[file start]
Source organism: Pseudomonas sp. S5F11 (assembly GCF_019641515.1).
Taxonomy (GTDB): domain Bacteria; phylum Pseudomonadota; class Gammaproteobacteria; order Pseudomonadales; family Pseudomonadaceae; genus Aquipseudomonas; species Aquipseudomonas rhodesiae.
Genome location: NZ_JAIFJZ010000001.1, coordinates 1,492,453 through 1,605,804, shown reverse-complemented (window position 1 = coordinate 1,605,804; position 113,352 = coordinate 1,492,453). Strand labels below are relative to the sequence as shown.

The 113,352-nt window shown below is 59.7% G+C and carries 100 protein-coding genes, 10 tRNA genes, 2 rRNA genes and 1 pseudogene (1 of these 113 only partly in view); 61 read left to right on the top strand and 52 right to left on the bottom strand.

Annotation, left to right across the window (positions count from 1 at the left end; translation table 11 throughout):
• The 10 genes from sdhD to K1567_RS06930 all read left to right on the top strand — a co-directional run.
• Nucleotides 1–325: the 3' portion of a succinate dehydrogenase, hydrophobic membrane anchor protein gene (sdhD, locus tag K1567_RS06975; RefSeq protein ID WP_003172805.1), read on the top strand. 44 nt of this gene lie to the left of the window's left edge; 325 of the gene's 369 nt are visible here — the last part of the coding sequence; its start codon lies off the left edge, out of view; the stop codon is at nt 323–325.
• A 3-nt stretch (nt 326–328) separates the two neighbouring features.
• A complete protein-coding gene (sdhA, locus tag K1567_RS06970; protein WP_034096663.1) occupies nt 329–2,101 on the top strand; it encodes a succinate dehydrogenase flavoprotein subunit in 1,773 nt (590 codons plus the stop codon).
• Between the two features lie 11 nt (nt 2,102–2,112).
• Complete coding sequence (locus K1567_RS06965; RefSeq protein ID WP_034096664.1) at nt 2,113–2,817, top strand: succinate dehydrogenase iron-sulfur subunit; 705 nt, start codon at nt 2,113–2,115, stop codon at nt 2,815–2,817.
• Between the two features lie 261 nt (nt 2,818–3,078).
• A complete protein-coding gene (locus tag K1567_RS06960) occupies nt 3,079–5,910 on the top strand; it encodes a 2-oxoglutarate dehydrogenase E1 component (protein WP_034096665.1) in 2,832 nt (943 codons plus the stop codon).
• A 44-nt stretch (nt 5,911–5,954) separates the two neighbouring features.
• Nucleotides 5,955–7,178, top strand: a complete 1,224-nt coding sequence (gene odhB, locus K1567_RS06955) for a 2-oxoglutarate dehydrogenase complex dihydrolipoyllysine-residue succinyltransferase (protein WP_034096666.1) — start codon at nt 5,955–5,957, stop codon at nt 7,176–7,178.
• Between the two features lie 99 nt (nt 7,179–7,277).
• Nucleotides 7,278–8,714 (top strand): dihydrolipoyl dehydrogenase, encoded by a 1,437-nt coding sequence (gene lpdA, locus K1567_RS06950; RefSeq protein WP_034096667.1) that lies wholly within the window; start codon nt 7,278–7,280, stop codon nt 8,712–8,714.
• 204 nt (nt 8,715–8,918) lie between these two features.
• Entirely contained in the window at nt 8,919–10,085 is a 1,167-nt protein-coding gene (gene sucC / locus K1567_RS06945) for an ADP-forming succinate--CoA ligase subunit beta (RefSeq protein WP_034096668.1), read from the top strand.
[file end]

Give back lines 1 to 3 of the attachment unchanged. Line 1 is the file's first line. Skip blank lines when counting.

Source organism: Pseudomonas sp. S5F11 (assembly GCF_019641515.1).
Taxonomy (GTDB): domain Bacteria; phylum Pseudomonadota; class Gammaproteobacteria; order Pseudomonadales; family Pseudomonadaceae; genus Aquipseudomonas; species Aquipseudomonas rhodesiae.
Genome location: NZ_JAIFJZ010000001.1, coordinates 1,492,453 through 1,605,804, shown reverse-complemented (window position 1 = coordinate 1,605,804; position 113,352 = coordinate 1,492,453). Strand labels below are relative to the sequence as shown.